A national assembly candidate charged with organising the mass rape of 387 people has staged a campaign rally in the eastern Congolese town of Walikale.
Ntabo Ntaberi Sheka, running for one of two seats in the Walikale district of the North Kivu province of the Democratic Republic of Congo (DRC), held the rally on Thursday in full view of police, the Congolese army and within three kilometres of a UN peacekeeping base.
The DRC is scheduled to hold its second presidential and legislative election since 1960 on November 28.
Sheka leads a faction of the Mai Mai armed group operating in the surrounding rainforest and an arrest warrant for crimes against humanity has been issued by Congolese prosecutors over his alleged involvement in the mass rapes across 13 villages in the Walikale district in mid 2010.
Standing on an abandoned flat bed trailer lying in the centre of the town, and dressed in blue military-style fatigues, aviator sunglasses and a green straw hat, Sheka told Al Jazeera that he was not a military commander, but a politician, trying to protect the interests of his people.
"If I am guilty of all of these [rape] crimes, why then are all these people here to support me?" he asked, standing between amid a phlanx of bodyguards.
Sheka, when probed about the probability of arrest, said that "the people" would come to his rescue and defend him in the event of authorities acting on the warrant.
"Just you try it [arrest me] and these crowds will beat you," he said
Human rights groups have condemned Sheka's participation in this year's election and called for his immediate arrest.
Anneke van Woudenberg from Human Rights Watch told Al Jazeera that it was "outrageous that Sheka could simply walk into Walikale in full view of the police and hold a rally".
Van Woudenberg said that the very fact that Sheka is standing in the elections with such severe charges lodged against him, brings together the vast myriad of problems facing the DRC, including impunity, blood minerals, the proliferation of weapons and gender violence.
Sheka might just be one of 19,000 candidates vying for 500 legislative seats, but his inclusion is symbolic of the scant regard for the rule of law.
"His participation in the elections and continued freedoms do little to end impunity and won't bring peace to the country," she said.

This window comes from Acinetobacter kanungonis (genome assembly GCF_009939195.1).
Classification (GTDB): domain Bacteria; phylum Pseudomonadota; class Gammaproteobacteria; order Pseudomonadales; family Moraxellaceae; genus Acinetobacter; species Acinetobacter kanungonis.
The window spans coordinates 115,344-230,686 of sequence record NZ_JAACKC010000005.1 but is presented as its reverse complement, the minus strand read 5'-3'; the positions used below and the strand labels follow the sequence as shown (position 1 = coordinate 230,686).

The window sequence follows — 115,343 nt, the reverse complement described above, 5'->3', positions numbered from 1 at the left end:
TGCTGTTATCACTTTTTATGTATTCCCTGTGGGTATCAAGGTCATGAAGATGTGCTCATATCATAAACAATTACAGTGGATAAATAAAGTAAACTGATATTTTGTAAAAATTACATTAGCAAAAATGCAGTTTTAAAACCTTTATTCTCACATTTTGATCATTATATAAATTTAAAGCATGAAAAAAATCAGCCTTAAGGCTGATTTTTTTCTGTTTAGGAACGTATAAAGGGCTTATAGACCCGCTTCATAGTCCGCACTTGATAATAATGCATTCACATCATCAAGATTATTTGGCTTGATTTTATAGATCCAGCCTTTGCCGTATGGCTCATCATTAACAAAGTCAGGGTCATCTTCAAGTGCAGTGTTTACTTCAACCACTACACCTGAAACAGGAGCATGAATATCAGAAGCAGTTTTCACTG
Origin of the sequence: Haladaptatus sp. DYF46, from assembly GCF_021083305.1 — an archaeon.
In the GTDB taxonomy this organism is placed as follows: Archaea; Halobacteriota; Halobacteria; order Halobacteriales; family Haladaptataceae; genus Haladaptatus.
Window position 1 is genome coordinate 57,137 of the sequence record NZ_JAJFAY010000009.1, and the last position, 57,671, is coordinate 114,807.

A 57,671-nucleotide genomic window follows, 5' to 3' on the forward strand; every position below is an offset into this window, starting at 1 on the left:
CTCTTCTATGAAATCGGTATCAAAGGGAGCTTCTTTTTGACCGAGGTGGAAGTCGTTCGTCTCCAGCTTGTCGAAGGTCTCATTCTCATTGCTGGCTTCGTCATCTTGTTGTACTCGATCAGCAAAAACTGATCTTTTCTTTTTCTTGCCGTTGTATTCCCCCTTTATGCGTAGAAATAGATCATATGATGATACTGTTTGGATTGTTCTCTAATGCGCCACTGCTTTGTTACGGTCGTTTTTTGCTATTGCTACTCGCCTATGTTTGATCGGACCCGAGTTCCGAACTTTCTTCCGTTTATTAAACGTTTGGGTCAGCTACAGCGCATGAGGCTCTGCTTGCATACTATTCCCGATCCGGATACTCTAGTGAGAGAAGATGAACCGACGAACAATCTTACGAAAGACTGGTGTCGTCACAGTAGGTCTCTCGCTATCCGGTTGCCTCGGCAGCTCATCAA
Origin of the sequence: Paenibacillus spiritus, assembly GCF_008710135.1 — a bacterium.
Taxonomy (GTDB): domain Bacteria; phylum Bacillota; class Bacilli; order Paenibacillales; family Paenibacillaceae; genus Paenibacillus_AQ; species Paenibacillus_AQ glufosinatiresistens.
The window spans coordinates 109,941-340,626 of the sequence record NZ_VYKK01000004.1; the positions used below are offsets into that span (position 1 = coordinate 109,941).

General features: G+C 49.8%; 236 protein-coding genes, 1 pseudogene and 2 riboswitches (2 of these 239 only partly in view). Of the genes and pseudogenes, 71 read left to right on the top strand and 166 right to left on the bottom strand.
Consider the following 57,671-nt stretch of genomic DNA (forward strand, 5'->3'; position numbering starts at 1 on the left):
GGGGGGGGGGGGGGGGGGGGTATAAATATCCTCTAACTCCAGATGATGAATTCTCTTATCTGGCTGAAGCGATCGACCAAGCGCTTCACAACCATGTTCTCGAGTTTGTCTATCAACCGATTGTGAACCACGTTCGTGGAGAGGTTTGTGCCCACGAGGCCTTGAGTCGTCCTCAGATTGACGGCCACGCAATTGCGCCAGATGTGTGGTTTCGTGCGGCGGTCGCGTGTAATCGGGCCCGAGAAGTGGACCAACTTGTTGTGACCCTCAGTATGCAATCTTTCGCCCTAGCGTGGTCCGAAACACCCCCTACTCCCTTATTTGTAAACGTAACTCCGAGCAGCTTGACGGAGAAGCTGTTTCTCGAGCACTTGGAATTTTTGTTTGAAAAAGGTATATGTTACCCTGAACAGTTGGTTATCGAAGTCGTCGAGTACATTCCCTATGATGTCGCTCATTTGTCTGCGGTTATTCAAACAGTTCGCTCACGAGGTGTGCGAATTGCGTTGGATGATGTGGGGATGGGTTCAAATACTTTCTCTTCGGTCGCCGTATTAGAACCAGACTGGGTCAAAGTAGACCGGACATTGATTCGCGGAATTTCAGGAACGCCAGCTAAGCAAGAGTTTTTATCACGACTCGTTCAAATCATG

Sheka was named in a UN report released in July 2011 that documented the rapes of at least 387 civilians in a devastating rampage of violence between July 30 and August 2, 2010. The UN alleges that Sheka's Mail Mai faction were one of three armed groups directly involved and Sheka was one of the leaders with command responsibility.
The crowd took over the city centre, blocking the main street beneath the old, fractured town hall as supporters and passerbys, climbed trucks and searched for a close up view of the proceedings. Despite the rain, hundreds gathered with enthusiasm, some under colourful umbrellas standing in puddles of mud, as Sheka went to address them.
"You have to forgive us," Sheka said, “We are coming from the jungle and don't have the loudspeakers to address you.
“I am the president of the political wing of a militia group … and we will solve your problems,” he said to wide applause.
Support for Sheka in Walikale is chequered, with locals mostly unwilling to openly speak about their political alliances, fearing reprisals. A local source explained that many residents still see Sheka as defending the community from marauding foreign fighters from Rwanda.
But a local teacher from Walikale told Al Jazeera that Sheka had caused enough damage to people's lives and that he would not support him, while a mobile phone vendor sitting just metres from rally said that Sheka ought to be apprehended for his crimes.
Earlier, Sheka emerged from a set of red stonewalled buildings behind a school and marched in the rain with around 100 of his fighters, carrying rocket-propelled grenades and AK 47s into the town. His supporters promptly joined the march singing songs and beating plastic containers in a bid to create a ruckus ahead of his address.
The rally came after days of confusing events that left UN and political analysts speculative of the shifting relations between the Congolese army and Sheka's Mai Mai faction.
On Wednesday, Jonathan Chuma, Walikale's sector commander, told Al Jazeera that Sheka had entered the town and was in the hands of government forces, but clarified that “he was not under arrest” despite the warrant.
Chuma provided no other details and asked Al Jazeera not to film around the school complex, which fed further speculation of ongoing negotiations between the two sides.
When approached on Thursday at the school complex about Sheka's whereabouts, Chuma said that the rebel leader had "disappeared" and that they "cannot trace him".
But within an hour, Sheka emerged from the complex, and marched with his entourage of fighters and supporters into town.
The rally continued despite the torrential rains that continue to swamp the eastern DRC. Poorly built sand tracks are flooded, and the UN was forced to cancel flights on Thursday due to poor visibility.
The UN stabilisation mission MONUSCO are racing against time to transport election material to offices across the country, after materials arrived late in Kinshasa.
Walikale, a remote region with North Kivu in the eastern DRC, is considered one of the hotspots during these elections as government forces and armed groups continue to battle it out in the forests.
The region is known for significant gold, diamond deposits, attracting rival groups to compete over territory.
Joseph Kabila, the incumbent DRC president, is tipped to be re-elected though analysts are warning that key opposition candidates Vital Kamerhe and Etiene Tshedekedi should not be underestimated.